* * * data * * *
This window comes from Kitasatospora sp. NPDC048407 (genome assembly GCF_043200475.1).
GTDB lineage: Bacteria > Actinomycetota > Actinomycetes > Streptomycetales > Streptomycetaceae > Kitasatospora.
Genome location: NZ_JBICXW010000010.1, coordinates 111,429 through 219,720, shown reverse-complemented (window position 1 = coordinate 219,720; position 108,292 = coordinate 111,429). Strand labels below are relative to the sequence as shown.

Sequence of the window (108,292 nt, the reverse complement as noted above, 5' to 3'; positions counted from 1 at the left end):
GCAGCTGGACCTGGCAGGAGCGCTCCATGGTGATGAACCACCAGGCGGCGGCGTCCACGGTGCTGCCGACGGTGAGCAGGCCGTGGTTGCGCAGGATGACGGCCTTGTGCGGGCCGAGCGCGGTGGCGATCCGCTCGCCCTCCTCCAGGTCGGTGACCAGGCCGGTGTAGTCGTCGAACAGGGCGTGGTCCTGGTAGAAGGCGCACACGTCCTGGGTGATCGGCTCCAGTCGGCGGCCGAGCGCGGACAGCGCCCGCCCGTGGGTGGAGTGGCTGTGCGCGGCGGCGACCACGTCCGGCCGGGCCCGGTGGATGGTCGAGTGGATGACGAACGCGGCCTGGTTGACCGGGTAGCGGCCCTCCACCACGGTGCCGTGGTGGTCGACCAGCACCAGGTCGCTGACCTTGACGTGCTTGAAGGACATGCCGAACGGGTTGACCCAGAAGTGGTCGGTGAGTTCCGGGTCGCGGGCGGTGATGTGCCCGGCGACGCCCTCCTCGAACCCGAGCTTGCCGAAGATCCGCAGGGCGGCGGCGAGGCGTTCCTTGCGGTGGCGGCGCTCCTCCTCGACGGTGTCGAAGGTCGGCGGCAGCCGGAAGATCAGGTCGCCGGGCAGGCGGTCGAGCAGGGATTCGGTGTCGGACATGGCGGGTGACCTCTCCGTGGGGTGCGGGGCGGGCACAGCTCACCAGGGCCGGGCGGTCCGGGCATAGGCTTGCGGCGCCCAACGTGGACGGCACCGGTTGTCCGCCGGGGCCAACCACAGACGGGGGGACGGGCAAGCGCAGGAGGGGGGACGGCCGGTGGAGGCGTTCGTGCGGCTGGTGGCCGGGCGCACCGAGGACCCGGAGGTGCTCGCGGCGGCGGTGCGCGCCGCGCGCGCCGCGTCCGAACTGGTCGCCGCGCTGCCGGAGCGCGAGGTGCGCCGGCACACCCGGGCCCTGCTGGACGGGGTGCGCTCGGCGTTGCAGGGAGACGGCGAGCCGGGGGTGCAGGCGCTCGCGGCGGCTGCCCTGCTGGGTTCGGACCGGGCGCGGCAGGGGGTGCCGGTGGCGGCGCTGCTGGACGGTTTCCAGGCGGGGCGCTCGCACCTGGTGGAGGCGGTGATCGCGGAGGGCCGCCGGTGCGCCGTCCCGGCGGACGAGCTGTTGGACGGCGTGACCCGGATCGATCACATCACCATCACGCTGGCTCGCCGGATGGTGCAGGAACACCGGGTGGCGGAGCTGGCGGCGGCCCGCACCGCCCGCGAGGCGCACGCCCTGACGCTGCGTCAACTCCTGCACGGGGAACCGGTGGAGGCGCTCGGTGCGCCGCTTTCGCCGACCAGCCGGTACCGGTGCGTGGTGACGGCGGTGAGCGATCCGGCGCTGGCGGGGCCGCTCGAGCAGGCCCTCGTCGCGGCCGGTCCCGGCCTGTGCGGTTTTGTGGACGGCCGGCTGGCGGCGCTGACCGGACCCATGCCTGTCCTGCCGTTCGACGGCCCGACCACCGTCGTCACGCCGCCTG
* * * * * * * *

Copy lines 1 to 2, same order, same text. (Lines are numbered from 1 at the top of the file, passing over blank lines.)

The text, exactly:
This window comes from Kitasatospora sp. NPDC048407 (genome assembly GCF_043200475.1).
GTDB lineage: Bacteria > Actinomycetota > Actinomycetes > Streptomycetales > Streptomycetaceae > Kitasatospora.